Suspended solids entering boilers through feed water will remain behind when steam is generated. After a while the concentration of solids makes the operation of the boiler unsatisfactory
Dissolved solids and particles entering a boiler through the make-up water will remain behind when steam is generated. During operation the concentration of solids builds up and finally a concentration level is reached where operation of the boiler becomes impossible.
If solids are not purged from the boiler they can lead to
- Scale formation
Chemical treatments and continuous surface blowdowns are commonly used to eliminate solids at the same rate as they are added from make up water.
- short frequent blowdowns are more effective in removing boiler water sludge than
- a one, long, infrequent blowdown
Note that blowdown tanks are required by the Uniform Plumbing Code (UPC)1) and Uniform Mechanical Code (UMC)1) Codes on any hi-pressure installations exceeding 15 psig.
1) The International Association of Plumbing and Mechanical Officials (IAPMO) develops the Uniform Plumbing Code (UPC) which is widely adopted in western United States.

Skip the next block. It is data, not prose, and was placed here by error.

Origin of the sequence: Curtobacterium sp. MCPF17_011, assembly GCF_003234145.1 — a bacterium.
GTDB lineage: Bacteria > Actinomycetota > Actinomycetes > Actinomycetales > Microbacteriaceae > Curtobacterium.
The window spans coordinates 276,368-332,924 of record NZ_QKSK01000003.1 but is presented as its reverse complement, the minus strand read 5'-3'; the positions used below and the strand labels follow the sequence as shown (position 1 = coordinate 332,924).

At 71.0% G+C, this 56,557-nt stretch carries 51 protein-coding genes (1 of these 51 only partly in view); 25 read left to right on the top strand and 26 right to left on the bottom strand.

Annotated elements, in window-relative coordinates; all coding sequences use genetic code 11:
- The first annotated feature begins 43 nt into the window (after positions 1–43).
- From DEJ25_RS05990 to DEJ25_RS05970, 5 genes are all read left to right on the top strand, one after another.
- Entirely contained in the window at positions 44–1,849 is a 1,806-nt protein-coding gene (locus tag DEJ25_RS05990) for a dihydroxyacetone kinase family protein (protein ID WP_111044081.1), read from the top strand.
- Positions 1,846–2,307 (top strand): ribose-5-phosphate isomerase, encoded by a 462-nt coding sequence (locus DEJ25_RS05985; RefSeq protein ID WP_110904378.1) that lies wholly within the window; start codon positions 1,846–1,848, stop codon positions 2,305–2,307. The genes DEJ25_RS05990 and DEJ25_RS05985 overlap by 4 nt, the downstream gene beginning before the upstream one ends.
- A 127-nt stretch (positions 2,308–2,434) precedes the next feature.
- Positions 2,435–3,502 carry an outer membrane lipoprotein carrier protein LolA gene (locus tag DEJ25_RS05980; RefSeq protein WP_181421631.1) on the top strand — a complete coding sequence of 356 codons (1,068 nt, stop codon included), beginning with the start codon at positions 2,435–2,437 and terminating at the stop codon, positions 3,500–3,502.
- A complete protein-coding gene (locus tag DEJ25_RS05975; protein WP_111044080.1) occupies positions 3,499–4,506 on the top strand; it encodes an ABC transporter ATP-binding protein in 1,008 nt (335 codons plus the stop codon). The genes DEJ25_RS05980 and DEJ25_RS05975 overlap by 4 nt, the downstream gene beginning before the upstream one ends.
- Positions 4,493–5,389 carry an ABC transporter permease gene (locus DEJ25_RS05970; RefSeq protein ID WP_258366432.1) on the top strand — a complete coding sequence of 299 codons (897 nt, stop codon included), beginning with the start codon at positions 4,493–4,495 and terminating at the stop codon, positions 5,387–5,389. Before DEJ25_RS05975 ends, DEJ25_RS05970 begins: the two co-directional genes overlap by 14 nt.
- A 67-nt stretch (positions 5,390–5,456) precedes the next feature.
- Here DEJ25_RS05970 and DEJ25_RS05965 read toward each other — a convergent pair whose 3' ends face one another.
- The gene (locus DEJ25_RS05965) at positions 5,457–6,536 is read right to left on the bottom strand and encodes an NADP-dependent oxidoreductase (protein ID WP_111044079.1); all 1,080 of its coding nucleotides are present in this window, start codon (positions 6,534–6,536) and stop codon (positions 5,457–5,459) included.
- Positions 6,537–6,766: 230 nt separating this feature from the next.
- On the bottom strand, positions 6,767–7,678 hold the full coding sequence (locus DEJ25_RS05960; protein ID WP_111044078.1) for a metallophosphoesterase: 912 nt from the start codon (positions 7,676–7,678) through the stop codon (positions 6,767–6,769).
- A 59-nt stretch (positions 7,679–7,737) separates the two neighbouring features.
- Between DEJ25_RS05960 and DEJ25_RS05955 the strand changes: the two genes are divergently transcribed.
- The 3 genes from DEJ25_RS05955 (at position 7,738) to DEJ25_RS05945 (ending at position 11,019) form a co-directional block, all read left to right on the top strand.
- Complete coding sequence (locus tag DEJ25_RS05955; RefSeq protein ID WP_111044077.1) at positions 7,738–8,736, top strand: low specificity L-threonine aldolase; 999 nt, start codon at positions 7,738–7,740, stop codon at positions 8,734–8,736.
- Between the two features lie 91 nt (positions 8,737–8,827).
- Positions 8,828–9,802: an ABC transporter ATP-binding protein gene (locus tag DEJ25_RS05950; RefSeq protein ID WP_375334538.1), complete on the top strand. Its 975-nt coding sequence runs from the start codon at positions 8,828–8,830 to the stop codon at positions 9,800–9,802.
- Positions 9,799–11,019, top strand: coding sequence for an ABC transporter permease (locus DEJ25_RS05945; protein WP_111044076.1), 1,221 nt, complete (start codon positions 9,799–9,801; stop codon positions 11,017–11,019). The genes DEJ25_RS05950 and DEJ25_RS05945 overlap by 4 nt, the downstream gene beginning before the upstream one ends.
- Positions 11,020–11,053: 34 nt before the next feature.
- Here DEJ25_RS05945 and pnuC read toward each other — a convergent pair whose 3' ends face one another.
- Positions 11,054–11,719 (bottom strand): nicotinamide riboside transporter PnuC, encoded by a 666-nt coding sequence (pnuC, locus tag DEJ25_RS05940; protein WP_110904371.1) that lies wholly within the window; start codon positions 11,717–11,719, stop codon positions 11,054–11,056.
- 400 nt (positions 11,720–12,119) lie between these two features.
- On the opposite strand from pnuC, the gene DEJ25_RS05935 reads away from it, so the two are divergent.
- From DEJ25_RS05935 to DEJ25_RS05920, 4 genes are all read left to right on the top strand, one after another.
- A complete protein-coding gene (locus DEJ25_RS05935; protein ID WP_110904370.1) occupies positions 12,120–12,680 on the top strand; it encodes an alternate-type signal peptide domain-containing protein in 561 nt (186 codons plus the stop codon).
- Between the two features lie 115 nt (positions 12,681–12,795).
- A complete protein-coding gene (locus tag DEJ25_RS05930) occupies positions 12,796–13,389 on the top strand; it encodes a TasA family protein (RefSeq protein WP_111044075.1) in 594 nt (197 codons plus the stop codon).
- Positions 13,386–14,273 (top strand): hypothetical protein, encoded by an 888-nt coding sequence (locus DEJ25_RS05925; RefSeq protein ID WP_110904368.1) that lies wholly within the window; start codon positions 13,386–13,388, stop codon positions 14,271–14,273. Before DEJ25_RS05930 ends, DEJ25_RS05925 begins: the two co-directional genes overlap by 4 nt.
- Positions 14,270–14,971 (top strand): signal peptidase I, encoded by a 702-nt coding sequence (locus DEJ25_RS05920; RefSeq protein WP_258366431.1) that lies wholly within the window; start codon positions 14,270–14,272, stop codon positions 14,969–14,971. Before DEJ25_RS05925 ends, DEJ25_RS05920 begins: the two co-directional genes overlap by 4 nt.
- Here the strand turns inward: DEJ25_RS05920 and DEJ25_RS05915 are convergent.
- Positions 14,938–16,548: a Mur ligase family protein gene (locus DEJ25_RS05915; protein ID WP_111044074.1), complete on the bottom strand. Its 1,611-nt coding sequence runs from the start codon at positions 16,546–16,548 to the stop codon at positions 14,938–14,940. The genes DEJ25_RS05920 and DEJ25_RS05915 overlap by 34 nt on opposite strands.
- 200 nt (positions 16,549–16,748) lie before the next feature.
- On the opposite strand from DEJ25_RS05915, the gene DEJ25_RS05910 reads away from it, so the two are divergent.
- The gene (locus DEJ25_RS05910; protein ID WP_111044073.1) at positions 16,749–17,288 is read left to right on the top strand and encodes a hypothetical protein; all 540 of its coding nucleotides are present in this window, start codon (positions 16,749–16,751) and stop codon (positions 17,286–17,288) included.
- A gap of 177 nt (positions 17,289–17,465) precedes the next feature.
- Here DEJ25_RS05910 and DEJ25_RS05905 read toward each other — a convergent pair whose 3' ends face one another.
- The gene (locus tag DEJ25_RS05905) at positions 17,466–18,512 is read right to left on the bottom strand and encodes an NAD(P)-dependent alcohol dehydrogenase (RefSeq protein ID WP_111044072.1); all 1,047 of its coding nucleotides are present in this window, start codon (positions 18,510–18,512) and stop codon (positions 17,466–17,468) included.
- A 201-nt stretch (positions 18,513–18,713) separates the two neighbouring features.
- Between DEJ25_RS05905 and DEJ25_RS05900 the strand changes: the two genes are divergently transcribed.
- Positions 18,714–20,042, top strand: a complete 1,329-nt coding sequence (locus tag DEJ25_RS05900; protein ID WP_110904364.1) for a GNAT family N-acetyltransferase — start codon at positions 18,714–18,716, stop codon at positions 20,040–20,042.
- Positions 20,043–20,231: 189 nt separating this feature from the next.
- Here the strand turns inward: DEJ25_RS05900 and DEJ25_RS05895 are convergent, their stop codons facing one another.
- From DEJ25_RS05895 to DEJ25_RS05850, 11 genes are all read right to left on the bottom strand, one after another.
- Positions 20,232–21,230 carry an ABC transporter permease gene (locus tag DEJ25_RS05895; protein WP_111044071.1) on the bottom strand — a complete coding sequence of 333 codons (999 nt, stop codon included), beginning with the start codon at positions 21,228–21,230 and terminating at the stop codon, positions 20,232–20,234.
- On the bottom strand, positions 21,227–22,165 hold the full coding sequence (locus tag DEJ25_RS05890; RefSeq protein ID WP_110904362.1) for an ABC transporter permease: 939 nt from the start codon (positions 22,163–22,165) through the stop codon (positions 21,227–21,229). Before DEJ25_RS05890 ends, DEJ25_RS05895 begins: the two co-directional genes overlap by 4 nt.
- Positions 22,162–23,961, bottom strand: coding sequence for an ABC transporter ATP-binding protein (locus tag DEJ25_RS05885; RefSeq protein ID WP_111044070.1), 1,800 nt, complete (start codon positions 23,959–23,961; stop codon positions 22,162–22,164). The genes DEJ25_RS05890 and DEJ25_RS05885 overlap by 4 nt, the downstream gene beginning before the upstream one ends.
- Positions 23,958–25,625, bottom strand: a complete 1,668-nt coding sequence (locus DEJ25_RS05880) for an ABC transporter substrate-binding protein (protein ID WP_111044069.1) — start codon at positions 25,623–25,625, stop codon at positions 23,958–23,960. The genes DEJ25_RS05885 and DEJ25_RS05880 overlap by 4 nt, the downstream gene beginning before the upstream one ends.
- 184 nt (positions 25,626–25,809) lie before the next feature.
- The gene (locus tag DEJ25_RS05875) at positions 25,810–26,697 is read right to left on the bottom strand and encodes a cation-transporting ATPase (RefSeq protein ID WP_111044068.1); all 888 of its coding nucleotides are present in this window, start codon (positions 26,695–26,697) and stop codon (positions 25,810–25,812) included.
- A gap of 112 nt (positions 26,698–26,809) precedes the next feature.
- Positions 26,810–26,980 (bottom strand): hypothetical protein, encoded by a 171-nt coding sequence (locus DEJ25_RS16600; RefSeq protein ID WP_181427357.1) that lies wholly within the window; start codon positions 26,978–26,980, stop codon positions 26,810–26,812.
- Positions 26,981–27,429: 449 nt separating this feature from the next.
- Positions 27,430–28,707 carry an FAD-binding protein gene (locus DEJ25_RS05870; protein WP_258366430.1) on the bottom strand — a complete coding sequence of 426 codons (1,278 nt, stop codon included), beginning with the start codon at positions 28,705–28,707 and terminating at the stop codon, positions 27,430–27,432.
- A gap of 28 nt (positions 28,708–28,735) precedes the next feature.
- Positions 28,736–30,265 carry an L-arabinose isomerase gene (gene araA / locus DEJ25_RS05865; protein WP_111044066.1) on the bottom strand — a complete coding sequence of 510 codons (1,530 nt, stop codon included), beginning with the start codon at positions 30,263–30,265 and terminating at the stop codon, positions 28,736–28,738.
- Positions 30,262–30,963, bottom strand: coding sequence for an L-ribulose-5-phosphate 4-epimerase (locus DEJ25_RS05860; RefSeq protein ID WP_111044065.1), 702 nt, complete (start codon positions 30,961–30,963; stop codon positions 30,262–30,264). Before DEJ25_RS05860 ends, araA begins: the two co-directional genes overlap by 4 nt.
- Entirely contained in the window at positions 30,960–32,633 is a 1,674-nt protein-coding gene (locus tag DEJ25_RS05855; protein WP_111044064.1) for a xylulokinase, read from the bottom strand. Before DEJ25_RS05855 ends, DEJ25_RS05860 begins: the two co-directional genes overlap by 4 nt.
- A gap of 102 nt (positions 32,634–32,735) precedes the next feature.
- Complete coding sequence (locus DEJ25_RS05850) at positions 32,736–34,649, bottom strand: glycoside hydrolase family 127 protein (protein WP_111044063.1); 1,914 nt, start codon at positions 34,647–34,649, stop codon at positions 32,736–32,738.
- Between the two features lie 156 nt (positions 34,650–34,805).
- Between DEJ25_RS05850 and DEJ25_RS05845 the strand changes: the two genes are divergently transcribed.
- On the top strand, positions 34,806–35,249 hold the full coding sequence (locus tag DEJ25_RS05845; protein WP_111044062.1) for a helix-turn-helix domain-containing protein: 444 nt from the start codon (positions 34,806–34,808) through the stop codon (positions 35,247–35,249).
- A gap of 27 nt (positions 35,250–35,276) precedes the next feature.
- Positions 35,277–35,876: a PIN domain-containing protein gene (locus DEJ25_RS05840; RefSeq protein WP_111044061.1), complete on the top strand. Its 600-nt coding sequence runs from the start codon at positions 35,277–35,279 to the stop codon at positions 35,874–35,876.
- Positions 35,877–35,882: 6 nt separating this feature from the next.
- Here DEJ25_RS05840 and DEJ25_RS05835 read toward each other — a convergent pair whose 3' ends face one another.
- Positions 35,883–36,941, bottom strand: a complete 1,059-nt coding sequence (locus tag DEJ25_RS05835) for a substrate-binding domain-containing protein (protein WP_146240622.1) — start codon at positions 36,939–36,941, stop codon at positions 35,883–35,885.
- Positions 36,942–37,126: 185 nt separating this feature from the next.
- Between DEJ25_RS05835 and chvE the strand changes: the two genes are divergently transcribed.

Due to high pressure and temperature in the boiler water a large amount of flash steam will be generated during blowdown. BE AWARE that the hot water and flash steam are DANGEROUS. Care must be taken during design, construction and operation.
Manual blowdowns are accomplished through tapings at the bottom of the boiler where solids settled are removed. With manual blowdowns water level control devices and cutoff devices are kept clean of any solids interfering with their operation.
All steam boilers requires manual blowdowns even if they are supplied with automatic continuous blowdown systems or not.
Automatic Continuous Blowdown
A continuous blowdown system use a calibrated valve and a blowdown tap near the boiler water surface. Water is continuously taken from the top of the boiler at a predetermined rate.